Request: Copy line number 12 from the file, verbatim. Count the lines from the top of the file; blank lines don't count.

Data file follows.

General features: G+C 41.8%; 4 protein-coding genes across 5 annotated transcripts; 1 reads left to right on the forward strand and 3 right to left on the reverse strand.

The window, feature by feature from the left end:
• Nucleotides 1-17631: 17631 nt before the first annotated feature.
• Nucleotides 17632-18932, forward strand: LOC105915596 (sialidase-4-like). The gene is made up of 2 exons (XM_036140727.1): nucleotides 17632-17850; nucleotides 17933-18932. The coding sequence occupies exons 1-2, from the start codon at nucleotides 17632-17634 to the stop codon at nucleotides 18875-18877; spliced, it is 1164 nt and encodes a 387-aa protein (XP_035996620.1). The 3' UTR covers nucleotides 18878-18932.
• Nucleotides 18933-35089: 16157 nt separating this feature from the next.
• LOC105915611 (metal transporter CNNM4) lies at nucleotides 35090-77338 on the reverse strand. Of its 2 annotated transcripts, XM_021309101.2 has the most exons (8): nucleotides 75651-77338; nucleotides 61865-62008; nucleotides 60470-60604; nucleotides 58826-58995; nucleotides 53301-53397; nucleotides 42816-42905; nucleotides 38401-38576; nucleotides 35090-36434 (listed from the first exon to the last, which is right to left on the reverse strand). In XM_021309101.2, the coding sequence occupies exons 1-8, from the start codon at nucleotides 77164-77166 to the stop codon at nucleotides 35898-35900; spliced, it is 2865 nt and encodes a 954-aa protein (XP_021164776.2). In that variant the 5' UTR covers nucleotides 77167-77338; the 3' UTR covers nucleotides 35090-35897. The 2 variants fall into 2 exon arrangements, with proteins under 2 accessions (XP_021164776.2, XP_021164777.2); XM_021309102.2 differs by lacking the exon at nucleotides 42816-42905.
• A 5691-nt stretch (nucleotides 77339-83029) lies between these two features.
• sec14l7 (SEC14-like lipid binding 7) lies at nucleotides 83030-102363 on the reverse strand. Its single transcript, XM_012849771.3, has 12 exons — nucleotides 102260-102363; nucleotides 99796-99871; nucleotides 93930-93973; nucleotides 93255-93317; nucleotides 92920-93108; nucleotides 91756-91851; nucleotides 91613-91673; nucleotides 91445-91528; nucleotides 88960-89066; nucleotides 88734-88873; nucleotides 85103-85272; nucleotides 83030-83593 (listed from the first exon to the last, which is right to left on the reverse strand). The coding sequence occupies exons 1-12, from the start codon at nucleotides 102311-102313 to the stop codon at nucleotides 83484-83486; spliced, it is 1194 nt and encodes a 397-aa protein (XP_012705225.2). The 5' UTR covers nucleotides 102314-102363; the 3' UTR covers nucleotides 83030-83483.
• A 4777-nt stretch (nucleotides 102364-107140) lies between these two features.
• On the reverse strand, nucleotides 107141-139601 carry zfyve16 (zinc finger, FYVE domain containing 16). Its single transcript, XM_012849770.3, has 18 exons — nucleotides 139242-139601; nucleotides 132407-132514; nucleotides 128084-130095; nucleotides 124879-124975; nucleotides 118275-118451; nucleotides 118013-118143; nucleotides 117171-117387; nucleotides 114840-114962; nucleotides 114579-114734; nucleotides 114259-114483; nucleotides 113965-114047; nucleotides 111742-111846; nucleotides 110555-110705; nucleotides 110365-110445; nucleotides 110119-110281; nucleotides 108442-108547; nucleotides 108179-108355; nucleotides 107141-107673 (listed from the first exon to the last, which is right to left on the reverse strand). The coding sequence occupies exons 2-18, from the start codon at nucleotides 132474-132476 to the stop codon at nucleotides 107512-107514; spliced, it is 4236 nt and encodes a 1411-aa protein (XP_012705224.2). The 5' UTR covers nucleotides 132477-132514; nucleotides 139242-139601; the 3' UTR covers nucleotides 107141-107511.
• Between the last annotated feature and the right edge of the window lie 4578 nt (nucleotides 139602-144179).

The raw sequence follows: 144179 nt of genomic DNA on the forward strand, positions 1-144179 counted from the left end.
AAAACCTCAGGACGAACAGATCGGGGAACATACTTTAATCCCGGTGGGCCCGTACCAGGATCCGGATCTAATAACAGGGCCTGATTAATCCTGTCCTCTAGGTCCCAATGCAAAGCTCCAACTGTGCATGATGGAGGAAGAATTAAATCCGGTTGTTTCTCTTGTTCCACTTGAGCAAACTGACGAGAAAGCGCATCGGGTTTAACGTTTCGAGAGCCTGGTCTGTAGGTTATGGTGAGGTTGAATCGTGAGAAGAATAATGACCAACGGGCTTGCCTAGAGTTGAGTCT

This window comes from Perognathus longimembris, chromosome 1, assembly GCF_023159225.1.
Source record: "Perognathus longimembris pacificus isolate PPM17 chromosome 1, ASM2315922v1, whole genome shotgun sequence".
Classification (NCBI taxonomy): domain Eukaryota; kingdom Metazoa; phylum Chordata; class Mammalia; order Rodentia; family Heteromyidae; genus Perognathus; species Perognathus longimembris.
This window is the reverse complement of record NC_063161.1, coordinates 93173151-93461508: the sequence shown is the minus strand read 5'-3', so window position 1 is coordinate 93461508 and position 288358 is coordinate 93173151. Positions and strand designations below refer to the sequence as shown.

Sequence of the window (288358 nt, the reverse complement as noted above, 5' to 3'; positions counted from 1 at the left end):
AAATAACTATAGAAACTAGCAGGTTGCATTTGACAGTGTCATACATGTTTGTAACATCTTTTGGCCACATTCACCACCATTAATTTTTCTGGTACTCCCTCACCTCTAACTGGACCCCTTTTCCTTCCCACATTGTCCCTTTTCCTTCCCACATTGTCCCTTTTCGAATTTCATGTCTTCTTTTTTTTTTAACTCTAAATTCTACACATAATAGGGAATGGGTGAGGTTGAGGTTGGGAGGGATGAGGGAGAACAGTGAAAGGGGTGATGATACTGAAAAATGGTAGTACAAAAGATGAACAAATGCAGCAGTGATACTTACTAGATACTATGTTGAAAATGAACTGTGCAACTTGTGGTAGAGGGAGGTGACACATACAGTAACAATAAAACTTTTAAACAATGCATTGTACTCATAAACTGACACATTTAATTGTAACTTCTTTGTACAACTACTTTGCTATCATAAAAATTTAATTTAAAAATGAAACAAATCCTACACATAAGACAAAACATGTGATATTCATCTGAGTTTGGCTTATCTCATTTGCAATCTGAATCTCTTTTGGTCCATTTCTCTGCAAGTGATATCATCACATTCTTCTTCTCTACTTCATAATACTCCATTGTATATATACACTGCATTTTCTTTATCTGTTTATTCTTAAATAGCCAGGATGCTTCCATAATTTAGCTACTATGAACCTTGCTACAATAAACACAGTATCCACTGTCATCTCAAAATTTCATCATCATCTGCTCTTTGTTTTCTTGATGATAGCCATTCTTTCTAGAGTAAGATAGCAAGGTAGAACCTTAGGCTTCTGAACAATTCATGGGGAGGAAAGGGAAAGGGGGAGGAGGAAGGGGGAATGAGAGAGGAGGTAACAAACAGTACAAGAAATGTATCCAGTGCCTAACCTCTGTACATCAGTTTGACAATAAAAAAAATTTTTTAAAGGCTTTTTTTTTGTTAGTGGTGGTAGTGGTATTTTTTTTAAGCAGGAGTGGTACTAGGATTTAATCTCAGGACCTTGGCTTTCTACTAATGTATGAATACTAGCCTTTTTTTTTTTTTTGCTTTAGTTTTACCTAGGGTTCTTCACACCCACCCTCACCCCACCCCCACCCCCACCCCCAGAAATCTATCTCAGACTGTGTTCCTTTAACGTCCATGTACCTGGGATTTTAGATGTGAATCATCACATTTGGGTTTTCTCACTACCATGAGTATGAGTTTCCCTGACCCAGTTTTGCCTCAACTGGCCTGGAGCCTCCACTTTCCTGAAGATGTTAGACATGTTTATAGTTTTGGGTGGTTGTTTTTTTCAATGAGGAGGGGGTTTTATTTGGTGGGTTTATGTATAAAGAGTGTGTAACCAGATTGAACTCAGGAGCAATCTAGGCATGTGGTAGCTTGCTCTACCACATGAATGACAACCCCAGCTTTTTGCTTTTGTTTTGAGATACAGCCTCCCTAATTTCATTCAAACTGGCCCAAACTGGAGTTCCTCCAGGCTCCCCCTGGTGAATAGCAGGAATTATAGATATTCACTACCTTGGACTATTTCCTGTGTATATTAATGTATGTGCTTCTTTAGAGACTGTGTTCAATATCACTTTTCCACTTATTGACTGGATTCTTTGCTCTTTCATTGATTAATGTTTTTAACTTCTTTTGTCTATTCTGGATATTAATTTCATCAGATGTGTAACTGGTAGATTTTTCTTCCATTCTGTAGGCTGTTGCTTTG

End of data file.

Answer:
The raw sequence follows: 144179 nt of genomic DNA on the forward strand, positions 1-144179 counted from the left end.